The drain pipe of the pond should be large enough for quick drainage. The inlet pipe should be 15-20 cm above the water level, and must be provided with a screen to prevent the entry of wild fish.

A screen should be placed at the end of the outlet also to check loss of fish. Another factor to be considered is that the pond should be free from overflow or flooding from rain water.

Related: Female Fish and their Reproductive Strategies

Layout of a Fish Pond

The layout of a fish farm depends upon the total area available, species to be cultured, and the type of farming to be practiced. For restricted farming, fry and fingerlings are procured from the market, and are grown in ponds to marketable size. For this few rearing and stocking ponds are required to be constructed.

But in complete fish farming a larger number of tanks are required for specific purpose, as the brood fish are spawned, eggs are hatched, fry are reared to fingerlings and adults.

Before constructing the ponds, selected site is cleared of all the trees, stumps, rocks and stones, which are likely to interfere with netting and harvesting operations.

Ponds should be arranged in such a way as to provide maximum efficiency of production. Usually small farms (1-5 acre) are preferred as they are easy to manage, and small ponds can be drained and refilled quickly, facilitating better care of the fish.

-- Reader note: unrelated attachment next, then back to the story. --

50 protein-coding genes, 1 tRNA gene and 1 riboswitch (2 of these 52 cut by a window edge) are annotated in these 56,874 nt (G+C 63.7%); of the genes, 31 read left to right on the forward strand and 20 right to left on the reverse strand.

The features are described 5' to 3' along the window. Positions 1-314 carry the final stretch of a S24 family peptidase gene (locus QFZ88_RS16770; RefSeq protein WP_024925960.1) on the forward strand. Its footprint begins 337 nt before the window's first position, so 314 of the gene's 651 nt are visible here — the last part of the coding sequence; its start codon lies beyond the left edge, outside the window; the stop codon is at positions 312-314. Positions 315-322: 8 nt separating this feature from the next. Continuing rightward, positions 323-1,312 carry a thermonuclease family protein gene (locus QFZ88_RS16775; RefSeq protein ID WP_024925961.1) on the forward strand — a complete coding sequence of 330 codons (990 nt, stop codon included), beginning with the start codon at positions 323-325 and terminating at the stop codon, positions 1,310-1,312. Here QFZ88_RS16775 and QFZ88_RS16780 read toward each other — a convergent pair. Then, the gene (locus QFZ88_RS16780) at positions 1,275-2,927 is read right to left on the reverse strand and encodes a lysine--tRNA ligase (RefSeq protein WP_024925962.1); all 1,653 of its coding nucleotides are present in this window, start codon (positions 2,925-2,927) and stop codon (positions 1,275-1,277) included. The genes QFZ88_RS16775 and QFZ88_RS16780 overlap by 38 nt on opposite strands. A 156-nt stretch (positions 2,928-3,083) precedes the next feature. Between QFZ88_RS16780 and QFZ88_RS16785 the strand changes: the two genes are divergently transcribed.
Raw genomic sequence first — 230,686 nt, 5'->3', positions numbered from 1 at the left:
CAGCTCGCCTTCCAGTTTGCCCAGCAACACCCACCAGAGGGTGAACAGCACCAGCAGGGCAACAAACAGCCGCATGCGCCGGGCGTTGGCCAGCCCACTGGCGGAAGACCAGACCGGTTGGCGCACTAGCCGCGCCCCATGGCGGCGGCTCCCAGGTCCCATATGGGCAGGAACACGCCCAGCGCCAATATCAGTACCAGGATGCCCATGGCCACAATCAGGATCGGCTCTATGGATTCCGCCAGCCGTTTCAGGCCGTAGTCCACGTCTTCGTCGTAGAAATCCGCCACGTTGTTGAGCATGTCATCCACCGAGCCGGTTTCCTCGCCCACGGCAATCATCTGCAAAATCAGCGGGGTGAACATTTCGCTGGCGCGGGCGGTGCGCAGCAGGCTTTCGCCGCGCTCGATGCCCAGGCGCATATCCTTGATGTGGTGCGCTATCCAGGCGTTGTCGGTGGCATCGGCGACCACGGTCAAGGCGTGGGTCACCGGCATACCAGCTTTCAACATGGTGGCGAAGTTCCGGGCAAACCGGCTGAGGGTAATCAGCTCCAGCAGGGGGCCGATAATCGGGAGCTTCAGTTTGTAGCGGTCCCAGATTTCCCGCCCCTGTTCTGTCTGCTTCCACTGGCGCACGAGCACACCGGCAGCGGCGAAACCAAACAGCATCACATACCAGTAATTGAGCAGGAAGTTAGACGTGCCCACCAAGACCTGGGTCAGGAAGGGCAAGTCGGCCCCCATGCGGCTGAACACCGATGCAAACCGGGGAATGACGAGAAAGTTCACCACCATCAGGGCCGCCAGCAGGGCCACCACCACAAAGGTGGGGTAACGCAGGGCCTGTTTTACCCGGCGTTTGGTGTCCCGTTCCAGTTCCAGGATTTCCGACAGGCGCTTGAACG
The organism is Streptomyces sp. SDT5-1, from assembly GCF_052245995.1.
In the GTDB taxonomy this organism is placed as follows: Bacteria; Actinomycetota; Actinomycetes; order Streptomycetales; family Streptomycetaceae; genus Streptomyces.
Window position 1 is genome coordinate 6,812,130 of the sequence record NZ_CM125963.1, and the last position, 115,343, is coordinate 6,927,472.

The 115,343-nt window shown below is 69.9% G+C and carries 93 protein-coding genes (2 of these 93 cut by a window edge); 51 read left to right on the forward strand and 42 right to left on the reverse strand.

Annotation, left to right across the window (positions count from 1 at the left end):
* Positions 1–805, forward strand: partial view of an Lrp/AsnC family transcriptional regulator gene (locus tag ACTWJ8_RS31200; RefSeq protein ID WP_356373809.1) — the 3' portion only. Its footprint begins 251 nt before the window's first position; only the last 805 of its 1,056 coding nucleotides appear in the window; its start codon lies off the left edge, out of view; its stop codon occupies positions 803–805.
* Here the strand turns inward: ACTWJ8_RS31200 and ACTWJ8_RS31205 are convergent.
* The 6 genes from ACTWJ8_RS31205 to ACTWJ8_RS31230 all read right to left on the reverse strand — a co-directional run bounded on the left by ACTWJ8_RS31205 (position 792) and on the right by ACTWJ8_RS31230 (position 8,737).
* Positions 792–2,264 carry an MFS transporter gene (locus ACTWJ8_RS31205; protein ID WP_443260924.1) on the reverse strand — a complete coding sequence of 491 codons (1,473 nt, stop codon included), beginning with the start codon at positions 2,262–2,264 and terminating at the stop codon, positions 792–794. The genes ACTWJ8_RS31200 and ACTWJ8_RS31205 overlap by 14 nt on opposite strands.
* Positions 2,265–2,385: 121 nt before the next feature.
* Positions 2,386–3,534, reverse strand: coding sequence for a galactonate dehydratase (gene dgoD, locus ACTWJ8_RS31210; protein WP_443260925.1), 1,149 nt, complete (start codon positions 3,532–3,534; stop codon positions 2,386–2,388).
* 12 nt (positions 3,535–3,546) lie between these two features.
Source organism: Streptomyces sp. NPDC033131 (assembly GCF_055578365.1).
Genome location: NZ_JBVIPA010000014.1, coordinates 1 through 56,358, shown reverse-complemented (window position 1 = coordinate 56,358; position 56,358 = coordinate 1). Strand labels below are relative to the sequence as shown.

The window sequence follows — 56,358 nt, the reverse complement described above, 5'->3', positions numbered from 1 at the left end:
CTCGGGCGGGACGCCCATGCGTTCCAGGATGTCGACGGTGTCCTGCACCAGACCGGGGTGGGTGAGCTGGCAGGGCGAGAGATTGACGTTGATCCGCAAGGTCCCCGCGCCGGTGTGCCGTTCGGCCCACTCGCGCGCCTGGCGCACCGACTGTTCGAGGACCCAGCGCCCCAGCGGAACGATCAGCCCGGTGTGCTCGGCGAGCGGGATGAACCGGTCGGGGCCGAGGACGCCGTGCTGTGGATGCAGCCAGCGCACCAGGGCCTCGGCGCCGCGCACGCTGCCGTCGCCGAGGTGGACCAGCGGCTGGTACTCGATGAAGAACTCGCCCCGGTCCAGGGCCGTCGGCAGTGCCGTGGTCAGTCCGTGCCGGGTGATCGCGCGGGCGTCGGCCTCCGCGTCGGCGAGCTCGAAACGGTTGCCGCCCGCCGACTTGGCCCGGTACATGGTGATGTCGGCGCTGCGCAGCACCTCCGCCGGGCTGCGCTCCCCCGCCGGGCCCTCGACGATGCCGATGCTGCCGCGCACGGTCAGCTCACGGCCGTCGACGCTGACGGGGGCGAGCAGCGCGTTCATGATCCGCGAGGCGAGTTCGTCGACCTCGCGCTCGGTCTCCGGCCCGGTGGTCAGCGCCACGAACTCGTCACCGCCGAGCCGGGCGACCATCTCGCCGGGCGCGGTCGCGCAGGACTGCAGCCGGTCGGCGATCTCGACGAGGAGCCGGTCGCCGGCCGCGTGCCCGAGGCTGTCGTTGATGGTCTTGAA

Ponds can be arranged in one of the following ways:

(a) Ponds are constructed in a series, one behind the other, and are connected to each other. Water from the source is supplied to the ponds by a channel, and the last pond has an outlet to drain excess of water. Ponds are connected to each other and one overflows into the other.

(b) Ponds are arranged parallel to each other and have separate inlet and outlet so that water from one pond does not overflow into the other. They may be built in one or two rows. A screen is always provided near the inlet and outlet to prevent entry of wild fish, and loss of culture fish.

Swamps can also be reclaimed and converted to fish ponds. Swamps can also be used for the culture of air breathing fishes.

Read Also: Types of Fishing Methods